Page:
Despite national guidelines urging emergency department doctors to ask suicidal patients if they have access to firearms or other lethal implements, only about half actually do, according to a new study from researchers at the University of Colorado Anschutz Medical Campus.
The researchers interviewed 1,358 patients from eight emergency departments (EDs) in seven states who had either attempted suicide or were thinking about it.
“We asked the patients about their access to firearms and then reviewed their charts,” said the study’s lead author Emmy Betz, MD, MPH, from the University of Colorado School of Medicine. “We found in about 50 percent of cases there is no documentation by the doctor that anyone asked the patients about firearms access. That means there is a large group of patients we are missing a chance to intervene for.”
Some 25 percent of potentially suicidal patients who said they had guns at home kept at least one of them loaded and unlocked. Half of them had easy access to guns which put them at risk for future suicides.
According to the study, published in the latest edition of `Depression and Anxiety,’ emergency departments are a key setting for suicide prevention with 8 percent of patients admitted for either attempting suicide or having `suicidal ideation’ or thoughts of ending their own lives.
“Multiple ED visits appear to be a risk factor for suicide and many suicide victims are seen in the ED shortly before death,” the study said. “Based on models using national suicide statistics, ED-based interventions might help decrease suicide deaths by 20 percent annually.”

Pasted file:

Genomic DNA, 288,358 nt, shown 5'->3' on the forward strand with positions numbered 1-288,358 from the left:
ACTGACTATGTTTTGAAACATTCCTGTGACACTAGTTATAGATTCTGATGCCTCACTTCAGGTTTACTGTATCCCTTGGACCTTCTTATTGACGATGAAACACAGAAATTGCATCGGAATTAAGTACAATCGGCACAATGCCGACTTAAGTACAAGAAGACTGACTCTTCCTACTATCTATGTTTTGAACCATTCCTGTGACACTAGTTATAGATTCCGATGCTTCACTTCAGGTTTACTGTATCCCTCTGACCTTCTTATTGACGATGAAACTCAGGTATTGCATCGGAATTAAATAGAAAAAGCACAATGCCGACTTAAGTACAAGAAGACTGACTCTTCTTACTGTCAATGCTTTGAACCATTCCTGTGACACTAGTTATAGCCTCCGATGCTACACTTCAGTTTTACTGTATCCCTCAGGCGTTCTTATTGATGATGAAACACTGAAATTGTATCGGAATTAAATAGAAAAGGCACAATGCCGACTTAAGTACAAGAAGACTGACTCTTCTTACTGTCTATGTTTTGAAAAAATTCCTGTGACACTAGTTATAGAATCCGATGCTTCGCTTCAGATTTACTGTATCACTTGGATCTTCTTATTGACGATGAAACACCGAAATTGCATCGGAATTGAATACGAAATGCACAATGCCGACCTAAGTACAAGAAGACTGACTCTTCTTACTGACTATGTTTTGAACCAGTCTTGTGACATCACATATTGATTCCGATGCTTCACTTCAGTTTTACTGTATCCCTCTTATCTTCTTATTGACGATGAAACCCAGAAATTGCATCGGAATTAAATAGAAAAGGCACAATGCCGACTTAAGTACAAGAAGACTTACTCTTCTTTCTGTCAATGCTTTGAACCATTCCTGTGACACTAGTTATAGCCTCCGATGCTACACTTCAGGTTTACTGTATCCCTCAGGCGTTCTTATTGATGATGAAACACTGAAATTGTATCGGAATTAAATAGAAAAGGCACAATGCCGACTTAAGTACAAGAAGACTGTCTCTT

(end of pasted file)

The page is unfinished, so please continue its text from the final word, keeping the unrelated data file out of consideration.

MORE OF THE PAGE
Still, previous studies suggest that ED doctors are skeptical about the effectiveness of such intervention and do not ask or counsel patients about their access to lethal means of ending their lives once they leave the hospital.
This study seems to confirm that.
“This rate of assessment falls short of national guidelines recommending that all suicidal patients receive counseling about reducing access to firearms and other lethal means,” Betz said. “Lethal means assessment is important for both overall risk assessment and for safety planning for patients being discharged.”
While it is difficult to control access to sharp objects, supplies for hanging and medication given their widespread availability, patients with easy access to guns are at an especially high risk.
Those who commit suicide often do so minutes after making the decision. And approximately 90 percent of firearm suicides are fatal compared to 2 percent of medication overdoses.
Betz said doctors could make a plan with the families of these patients. They could ask them to lock up firearms or remove them from the house for a period of time.
Some doctors are reluctant to ask patients about this because they don’t know if they should and if they do, what to do with the information.
“It is legal and appropriate to ask about this when it is relevant as it is in the case of suicide attempts or suicidal ideation,” Betz said. “Do it in a respectful, non-judgmental way and it will usually be well-received. Still, there isn’t a lot of training on this. As a result, we are missing the chance to save a lot of lives.”
The study was funded by the National Institute of Mental Health.
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